p202 knockdown represses the transcription of OCN

Results in Figure 5 indicated that siRNA-p202 may interfere with the transcription activity of Runx2. Because OCN is a gene downstream Runx2, a luciferase reporter assay was performed using the promoter region of OCN in response to p202 silencing.

As shown in Figure 6, the relative activity of firefly luciferase to renilla luciferase in mock-treated cells was 3.22, while it was down-regulated into 2.03 in siRNA-p202-treated cells. It can be seen that siRNA-p202 significantly affects the transcription of OCN.

SiRNA-p202 suppresses the transcription of OCN, determined by luciferase reporter gene assay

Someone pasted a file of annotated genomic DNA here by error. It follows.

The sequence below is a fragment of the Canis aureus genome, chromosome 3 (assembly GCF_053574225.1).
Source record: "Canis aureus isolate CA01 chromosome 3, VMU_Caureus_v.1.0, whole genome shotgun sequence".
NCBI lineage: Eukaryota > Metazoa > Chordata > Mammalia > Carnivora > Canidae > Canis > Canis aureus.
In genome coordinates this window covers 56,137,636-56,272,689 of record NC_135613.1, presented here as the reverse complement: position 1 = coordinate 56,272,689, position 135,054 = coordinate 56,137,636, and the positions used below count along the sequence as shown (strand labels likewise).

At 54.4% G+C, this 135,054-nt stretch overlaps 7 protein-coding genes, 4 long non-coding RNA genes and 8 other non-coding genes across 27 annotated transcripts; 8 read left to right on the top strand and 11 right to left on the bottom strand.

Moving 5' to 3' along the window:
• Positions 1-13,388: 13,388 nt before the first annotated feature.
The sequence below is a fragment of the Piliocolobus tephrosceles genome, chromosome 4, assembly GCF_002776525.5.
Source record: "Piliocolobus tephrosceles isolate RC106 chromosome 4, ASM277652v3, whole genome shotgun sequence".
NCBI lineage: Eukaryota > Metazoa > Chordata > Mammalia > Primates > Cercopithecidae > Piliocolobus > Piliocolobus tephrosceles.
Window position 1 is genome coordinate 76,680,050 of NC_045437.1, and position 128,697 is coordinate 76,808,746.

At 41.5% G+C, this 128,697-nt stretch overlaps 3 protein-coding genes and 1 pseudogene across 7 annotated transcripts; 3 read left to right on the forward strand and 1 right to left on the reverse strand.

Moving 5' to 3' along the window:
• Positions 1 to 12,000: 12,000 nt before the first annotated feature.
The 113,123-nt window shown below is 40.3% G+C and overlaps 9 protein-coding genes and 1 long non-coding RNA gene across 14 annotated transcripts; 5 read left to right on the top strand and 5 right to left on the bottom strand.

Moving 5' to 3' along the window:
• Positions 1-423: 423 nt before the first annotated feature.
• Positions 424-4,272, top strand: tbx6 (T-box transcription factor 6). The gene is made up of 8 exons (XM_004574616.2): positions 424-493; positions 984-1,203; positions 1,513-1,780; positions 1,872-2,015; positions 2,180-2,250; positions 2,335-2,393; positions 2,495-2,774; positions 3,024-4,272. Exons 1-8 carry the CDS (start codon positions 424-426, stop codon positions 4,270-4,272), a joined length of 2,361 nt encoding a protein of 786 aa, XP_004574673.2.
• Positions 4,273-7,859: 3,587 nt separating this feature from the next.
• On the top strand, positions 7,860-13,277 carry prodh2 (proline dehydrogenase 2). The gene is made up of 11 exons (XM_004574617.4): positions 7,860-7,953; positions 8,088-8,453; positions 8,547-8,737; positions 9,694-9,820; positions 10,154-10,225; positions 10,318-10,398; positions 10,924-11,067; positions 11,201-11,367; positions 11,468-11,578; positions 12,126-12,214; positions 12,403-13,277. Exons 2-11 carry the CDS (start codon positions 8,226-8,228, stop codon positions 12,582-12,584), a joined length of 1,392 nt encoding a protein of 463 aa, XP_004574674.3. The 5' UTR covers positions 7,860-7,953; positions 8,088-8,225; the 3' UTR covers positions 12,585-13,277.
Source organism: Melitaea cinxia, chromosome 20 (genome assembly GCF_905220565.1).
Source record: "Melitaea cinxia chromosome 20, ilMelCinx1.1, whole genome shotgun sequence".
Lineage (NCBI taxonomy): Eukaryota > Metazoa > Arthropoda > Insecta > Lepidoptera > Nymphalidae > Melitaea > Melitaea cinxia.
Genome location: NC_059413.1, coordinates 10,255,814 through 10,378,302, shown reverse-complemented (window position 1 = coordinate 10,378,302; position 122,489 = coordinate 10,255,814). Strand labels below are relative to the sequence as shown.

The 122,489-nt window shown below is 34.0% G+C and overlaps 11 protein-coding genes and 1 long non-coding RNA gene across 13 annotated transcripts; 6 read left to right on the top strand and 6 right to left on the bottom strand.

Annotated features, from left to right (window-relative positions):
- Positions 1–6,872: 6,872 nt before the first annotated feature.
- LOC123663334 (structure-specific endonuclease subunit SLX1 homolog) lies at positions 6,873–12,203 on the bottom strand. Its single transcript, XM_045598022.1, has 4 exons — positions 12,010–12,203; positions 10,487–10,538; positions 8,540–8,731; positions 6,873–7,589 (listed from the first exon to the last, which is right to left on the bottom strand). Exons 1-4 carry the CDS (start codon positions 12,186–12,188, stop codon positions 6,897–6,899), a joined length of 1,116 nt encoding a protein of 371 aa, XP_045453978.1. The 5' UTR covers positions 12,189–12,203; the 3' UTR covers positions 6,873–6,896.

Figure 6
SiRNA-p202 suppresses the transcription of OCN, determined by luciferase reporter gene assay

BMSCs were cotransfected with pGL3-OCNp, pGL3-control, or pGL3-basic along with pRL-TK respectively. On day 4, the treated cells were lysed and the firefly luciferase activity was examined. The relative luciferase activity was expressed as firefly luciferase activity/renilla luciferase activity. Values were means ± SD of three separate experiments; **P<0.01 vs. mock.

Figure 6
SiRNA-p202 suppresses the transcription of OCN, determined by luciferase reporter gene assay

BMSCs were cotransfected with pGL3-OCNp, pGL3-control, or pGL3-basic along with pRL-TK respectively. On day 4, the treated cells were lysed and the firefly luciferase activity was examined. The relative luciferase activity was expressed as firefly luciferase activity/renilla luciferase activity. Values were means ± SD of three separate experiments; **P<0.01 vs. mock.